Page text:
Figure 6. The block diagram of the PI speed controller.
Figure 6. The block diagram of the PI speed controller.
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5. Experimental Results and Discussion

In order to accomplish the energy comparison of the air-electric power hybrid system shown in the previous sections, the ECE-40 driving cycle (200 s in total) has been used in this research. The ECE-40 European driving cycle has been employed as the motorcycle emissions test procedure (CNS 11386) in Taiwan since 1987. ECE is one kind of steady-type driving cycle, as shown in Figure 7 [14]. In the VHDL programming, the ECE-40 driving cycle is constructed by the look-up table (LUT). In order to simplify the procedure of LUT, the modified ECE-40 driving cycle (red dash line) has been adopted in this experiment.
Figure 7. The ECE-40 driving cycle.
Figure 7. The ECE-40 driving cycle.
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Figure 8. The PI speed control under the air motor mode.
Figure 8. The PI speed control under the air motor mode.
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The proposed hybrid power system can be operated in three different modes that include: (1) air motor mode, (2) DC servo motor mode and (3) hybrid power mode. In the air motor mode, the appropriate proportional and integral gain (Kp is 200 and Ki is 10) can be obtained from the system dynamics and the Ziegler-Nichols rule. Figure 8 shows the PI speed control under the air motor mode. From the velocity response, the air motor can rotate at the expected speed with the PI speed controller with the chattering range within ±1 km/h. Thus, the PI controller based on FPGA is successfully actualized.
Figure 9 also shows the air consumption of the driving cycle test and the total air consumption is about 256 L under the maximum pressure of about 15 to 20 psi. Similarly, in the DC servo motor mode, the electric charge consumption of the DC servo motor mode is about 530 coulombs.
When the experimental platform is operated in a hybrid mode, the entire procedure as follows: at start up, under low speed conditions, the hybrid power platform is powered by the air motor. When the speed reaches a pre-set switching point (v = 20 km/h), the DC servo motor will be started and controlled by the PI controller. The ECE-40 driving cycle test under the hybrid mode is shown in Figure 10. There are several phenomena observed in Figure 10: (1) Above the switching point, the DC servo motor is the driving source and the speed has little decrease since the resistance force from the air motor; (2) In the steady state, the chattering range of the air motor is within ±1 km/h and ±0.2 km/h under DC servo motor drive; (3) In a hybrid mode, the current reduction of the battery is about 18.5%, and then the service life of the battery can be improved. Furthermore, the velocity switch between the air motor and the DC servo motor is very smooth, as observed from the entire speed curve. Therefore, the proposed air-electric power hybrid system is a feasible scheme. Besides, the efficiency of an air motor and a DC servo motor during the driving cycle test as shown in Figure 11. The best efficiency of an air motor (Section 1) is about 20% and a DC servo motor (Section 2) is about 50%.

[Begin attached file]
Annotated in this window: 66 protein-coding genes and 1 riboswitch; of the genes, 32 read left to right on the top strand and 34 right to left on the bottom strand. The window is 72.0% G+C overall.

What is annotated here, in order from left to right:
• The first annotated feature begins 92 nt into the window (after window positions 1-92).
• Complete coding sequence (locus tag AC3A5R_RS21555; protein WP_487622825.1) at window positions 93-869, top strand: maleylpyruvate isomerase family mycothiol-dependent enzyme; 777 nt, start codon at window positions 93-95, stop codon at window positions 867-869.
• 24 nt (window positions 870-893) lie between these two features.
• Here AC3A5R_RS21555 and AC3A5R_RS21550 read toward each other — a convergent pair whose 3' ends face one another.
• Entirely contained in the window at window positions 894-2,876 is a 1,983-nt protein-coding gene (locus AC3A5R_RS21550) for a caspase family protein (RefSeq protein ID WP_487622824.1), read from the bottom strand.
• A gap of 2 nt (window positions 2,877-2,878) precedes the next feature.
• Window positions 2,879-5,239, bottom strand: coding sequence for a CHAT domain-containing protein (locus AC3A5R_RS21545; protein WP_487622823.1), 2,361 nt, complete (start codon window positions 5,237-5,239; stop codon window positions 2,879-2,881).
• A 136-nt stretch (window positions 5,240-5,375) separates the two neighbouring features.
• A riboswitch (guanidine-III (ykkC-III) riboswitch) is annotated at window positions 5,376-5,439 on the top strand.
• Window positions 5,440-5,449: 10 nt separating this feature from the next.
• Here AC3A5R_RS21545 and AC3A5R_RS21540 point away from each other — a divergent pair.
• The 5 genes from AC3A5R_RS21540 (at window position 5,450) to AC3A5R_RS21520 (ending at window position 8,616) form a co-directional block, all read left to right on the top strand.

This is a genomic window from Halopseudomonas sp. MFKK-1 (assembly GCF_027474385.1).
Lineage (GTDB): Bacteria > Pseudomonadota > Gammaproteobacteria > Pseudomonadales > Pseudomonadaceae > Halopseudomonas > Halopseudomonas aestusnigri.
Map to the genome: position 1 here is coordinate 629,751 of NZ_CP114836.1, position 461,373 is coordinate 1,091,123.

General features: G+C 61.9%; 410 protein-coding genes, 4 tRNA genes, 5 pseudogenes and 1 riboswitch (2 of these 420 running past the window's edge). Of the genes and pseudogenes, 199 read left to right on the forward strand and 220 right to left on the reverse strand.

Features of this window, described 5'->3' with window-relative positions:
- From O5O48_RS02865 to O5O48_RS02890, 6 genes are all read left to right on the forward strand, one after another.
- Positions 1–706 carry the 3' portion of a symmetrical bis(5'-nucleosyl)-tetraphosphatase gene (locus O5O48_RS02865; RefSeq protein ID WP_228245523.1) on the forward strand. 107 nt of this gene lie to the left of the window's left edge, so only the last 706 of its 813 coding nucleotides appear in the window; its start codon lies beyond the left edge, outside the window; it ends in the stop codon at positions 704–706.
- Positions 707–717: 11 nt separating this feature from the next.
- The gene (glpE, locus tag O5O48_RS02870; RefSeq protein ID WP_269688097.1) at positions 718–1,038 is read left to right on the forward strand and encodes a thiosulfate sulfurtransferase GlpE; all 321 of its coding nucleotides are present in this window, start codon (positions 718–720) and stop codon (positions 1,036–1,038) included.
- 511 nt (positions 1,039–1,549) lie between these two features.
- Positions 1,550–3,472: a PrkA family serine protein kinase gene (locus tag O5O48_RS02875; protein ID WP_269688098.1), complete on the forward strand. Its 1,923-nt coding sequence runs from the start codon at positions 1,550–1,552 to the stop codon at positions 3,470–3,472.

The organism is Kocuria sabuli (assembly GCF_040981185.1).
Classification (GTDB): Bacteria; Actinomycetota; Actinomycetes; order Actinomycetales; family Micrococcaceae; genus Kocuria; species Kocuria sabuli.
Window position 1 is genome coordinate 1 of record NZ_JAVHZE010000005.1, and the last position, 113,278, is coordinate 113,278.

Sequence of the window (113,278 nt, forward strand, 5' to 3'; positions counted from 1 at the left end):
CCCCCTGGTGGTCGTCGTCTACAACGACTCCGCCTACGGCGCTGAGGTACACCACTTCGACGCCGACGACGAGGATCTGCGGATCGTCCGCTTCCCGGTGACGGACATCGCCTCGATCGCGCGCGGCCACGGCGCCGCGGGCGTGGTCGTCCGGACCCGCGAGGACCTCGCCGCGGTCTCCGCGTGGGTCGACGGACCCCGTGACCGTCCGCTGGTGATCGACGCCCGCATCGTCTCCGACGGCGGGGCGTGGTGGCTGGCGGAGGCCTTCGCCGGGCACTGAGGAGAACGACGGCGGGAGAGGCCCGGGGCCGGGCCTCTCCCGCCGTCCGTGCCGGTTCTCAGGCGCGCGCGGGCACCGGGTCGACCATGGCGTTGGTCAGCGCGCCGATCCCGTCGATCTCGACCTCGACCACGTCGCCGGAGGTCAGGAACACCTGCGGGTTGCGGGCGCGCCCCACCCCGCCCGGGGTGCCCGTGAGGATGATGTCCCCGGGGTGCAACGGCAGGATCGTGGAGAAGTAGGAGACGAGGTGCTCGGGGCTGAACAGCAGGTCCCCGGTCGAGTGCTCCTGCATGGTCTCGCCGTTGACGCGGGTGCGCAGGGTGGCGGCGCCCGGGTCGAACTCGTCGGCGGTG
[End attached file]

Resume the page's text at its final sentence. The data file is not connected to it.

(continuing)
Figure 9. The air consumption of the driving cycle test.
Figure 9. The air consumption of the driving cycle test.
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Figure 10. The ECE-40 driving cycle test under the hybrid mode.
Figure 10. The ECE-40 driving cycle test under the hybrid mode.
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Figure 11. The efficiency of an air motor and a DC servo motor.
Figure 11. The efficiency of an air motor and a DC servo motor.
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6. Conclusions

An air-electric power hybrid system with a FPGA speed controller has been presented and tested in this study. The air assisted power developed in this study can increase the service life of the battery, and thus achieve the objectives of green energy. The experimental data shows a smooth switching between an air motor and a DC servo motor. If we compare hybrid mode to DC servo motor mode, we find the electric energy savings are about 18.5%, which means that the service life of the battery can be improved. Besides, the best efficiency of an air motor (Section 1) is about 20% and a DC servo motor (Section 2) is about 50%. As for its potential applications, the hybrid system can be applied to electric vehicles to save more electric energy and extend travel distance. In the control performance aspect, the velocity response displays overshoot and chattering phenomena. Therefore, future research will be focused on designing the FPGA adaptive controller and the large load condition will be observed in the next experiment, followed by a complete analysis of the entire performance.